I want to thank the Greater Houston Partnership for inviting me here to discuss the state of the state. In a word the state of Texas is strong.
Economically, Texas has weathered the recent global recession better than any other state.
Our economic climate has kept Texas at the top of CEOs' wish lists for relocation and expansion and provides a fertile environment to grow our native small businesses into bigger ones.
This environment has made Texas into a haven for job creation.
In fact, after leading the nation in job creation during the last decade Texas employers have added more jobs than any other state since the start of this year.
That is a very big deal, especially to those folks who started the year unemployed and are now drawing a paycheck.
If anyone is intimidated by the negative effects of the global economic crisis and what they mean for the upcoming budgeting process they need to know that our leaders are equal to the task with experience in making tough choices.
As you know, "strength" does not simply mean an absence of challenges or success in days of plenty.
Instead, strength is the ability and a willingness to meet the challenges we face head-on and overcome them with clear priorities, fiscal discipline and hard work.
Strength is the willingness to stick to proven principles like those that have made Texas a national economic force.
They're not complicated, but they sure do work.
Number one, we don't spend all the money so there are funds available for a rainy day.
Next, we keep regulations predictable, so employers know what to expect from one day one quarter one year to the next.
Third, we reformed our legal system to cut down on junk lawsuits so that employers can spend time creating jobs and doctors can focus on caring for their patients instead of defending themselves against frivolous claims in court.
Fourth, we're making our schools more accountable, so the workforce of tomorrow is better educated.
Those simple principles have imparted stability to our economy and encouraged entrepreneurs to create jobs that have helped keep our unemployment rate about a full point lower than the national average.
We have also made strategic investments in programs that rev the economic engine of our state.
I'm talking about programs like the Texas Enterprise Fund and the Emerging Technology Fund.
These programs send a clear message to employers that your biggest challenge in Texas will be outdoing your marketplace competitors not fending off a government that wants to take you out at the knees.Washington pretty much has that last part covered anyways.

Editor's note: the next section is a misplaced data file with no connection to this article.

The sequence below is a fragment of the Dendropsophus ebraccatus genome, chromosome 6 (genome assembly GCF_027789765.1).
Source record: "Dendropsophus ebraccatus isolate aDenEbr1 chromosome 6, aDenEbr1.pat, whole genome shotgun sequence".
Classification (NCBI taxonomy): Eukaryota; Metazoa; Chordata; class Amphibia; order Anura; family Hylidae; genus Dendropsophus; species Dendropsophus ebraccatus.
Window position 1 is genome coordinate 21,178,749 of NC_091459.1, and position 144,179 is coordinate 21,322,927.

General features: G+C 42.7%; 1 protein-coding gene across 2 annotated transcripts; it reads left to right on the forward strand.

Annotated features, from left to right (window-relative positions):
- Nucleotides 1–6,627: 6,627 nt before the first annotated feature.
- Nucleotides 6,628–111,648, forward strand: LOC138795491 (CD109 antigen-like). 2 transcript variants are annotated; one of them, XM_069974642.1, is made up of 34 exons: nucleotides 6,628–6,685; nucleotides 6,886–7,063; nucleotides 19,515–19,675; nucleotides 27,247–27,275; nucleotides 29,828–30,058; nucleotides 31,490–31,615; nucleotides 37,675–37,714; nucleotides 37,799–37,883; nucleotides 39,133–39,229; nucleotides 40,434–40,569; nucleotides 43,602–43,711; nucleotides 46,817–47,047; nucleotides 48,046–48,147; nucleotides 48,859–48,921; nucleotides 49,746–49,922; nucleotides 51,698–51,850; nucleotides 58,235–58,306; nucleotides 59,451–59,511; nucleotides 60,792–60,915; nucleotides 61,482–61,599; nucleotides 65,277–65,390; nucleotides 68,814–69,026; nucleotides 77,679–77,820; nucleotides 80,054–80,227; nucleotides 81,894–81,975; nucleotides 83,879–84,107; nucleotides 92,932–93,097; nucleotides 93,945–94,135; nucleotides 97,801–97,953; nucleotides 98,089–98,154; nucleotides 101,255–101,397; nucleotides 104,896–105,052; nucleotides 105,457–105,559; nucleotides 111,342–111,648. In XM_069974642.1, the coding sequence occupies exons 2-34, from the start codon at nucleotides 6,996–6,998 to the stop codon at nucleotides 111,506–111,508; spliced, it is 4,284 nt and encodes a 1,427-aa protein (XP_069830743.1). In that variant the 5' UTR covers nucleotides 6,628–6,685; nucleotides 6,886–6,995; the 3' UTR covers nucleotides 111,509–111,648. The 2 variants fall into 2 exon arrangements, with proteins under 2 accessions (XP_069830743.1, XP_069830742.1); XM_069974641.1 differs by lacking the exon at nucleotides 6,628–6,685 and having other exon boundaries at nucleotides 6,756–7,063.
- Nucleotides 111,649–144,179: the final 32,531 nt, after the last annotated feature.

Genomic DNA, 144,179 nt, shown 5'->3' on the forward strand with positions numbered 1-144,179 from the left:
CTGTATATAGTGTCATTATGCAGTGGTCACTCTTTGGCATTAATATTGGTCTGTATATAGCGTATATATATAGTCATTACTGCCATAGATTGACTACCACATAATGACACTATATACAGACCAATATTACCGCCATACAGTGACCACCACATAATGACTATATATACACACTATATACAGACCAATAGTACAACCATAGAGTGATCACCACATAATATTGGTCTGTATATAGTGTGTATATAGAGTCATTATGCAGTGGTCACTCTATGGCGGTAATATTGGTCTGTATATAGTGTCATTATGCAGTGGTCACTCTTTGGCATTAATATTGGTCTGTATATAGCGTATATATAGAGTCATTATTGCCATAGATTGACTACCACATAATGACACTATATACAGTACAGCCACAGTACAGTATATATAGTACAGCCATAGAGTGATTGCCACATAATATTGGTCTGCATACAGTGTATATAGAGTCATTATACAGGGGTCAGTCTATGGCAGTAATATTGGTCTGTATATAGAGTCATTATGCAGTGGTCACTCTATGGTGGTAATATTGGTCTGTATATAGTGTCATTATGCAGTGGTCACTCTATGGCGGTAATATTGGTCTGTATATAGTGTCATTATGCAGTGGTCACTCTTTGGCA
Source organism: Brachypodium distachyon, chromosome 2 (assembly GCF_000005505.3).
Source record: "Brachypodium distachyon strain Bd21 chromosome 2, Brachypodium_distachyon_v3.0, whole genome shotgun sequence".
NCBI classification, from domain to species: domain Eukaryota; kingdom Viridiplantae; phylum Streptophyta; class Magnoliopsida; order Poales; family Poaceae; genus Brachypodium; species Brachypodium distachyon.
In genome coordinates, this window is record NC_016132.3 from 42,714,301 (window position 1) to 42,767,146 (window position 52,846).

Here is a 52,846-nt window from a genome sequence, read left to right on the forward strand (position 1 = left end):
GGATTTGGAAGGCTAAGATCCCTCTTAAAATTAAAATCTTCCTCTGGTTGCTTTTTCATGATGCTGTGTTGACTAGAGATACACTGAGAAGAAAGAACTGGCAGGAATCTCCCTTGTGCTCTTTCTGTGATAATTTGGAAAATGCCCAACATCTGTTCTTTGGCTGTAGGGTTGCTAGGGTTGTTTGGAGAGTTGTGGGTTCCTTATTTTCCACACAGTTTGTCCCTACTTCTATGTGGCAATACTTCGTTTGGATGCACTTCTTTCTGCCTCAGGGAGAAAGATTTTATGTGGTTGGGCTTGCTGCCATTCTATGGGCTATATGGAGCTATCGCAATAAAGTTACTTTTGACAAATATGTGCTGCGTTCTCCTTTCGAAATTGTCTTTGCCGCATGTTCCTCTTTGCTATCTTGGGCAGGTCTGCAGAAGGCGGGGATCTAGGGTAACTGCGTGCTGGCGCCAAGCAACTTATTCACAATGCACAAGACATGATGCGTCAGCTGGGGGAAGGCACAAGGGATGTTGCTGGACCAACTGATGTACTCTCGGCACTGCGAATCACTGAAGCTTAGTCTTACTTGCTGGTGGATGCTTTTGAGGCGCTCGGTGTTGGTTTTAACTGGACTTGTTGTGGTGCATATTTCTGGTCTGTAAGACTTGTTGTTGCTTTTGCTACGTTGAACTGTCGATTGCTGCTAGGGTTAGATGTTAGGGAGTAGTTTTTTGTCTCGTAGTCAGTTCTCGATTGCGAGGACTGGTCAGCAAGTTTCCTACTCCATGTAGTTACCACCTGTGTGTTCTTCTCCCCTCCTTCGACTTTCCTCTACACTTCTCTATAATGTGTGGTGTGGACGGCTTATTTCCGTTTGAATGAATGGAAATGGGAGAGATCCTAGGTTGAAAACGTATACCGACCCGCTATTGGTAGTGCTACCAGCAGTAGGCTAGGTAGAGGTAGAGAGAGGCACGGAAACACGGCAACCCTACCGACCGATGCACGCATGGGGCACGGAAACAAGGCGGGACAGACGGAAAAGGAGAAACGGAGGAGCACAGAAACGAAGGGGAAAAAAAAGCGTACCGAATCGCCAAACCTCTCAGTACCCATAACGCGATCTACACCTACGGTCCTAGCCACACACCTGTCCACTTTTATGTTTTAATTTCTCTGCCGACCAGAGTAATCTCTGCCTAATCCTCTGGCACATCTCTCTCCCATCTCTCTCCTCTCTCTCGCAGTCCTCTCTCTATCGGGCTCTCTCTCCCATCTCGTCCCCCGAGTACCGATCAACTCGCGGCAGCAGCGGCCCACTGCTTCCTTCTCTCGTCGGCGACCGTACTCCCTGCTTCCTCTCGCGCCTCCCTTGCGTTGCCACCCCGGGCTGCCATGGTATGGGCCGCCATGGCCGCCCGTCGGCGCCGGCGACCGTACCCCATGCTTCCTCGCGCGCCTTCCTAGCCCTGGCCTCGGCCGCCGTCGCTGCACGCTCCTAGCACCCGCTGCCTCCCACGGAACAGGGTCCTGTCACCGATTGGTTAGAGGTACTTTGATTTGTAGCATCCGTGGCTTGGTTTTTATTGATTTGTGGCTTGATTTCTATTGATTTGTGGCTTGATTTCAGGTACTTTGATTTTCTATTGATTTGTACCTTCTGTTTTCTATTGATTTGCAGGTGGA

Since the Enterprise Fund was created in 2003, it has helped secure more than 53,600 new Texas jobs and $14.4 billion in capital investment that could have gone elsewhere.
The Emerging Technology Fund was created to strengthen our state's high-tech economy by supporting promising initiatives during the critical phase between earliest innovation and market viability.
In the not too distant past, great ideas born in the labs at Texas universities either collected dust on a shelf or went to other states where they became profitable products.
Thanks to the ETF and our state's stronger than average economy these great ideas are being nurtured in Texas adding to our momentum and, ultimately, creating jobs.
Since its creation in 2005, the ETF has invested more than $173 million in 120 early-stage companies along with $161 million in research grants to Texas universities.
Our ETF investments are not just making companies, however we're commercializing cures for heart disease and cancer and making energy more renewable, reliable, and cheaper.
At the same time, we're stoking the furnace of our state's innovative economic engine creating new materials for semiconductor manufacturing and pioneering products that will keep our military and law enforcement safer.
These two funds have helped keep Texas on the right track reaping the benefits of years of policy decisions that are job-friendly and fiscally disciplined. Now, the coming legislative session isn't going to be easy but the legislators joining us here today would probably agree hat they never really are. You all might remember the $10 billion deficit our state faced at the start of the legislative session back in 2003.
Rather than jack up taxes, we took the same approach smart business leaders take when their businesses have a shortfall or families do when spending exceeds income we drew a line between wants and needs then cut spending. We won't hesitate to take that approach again.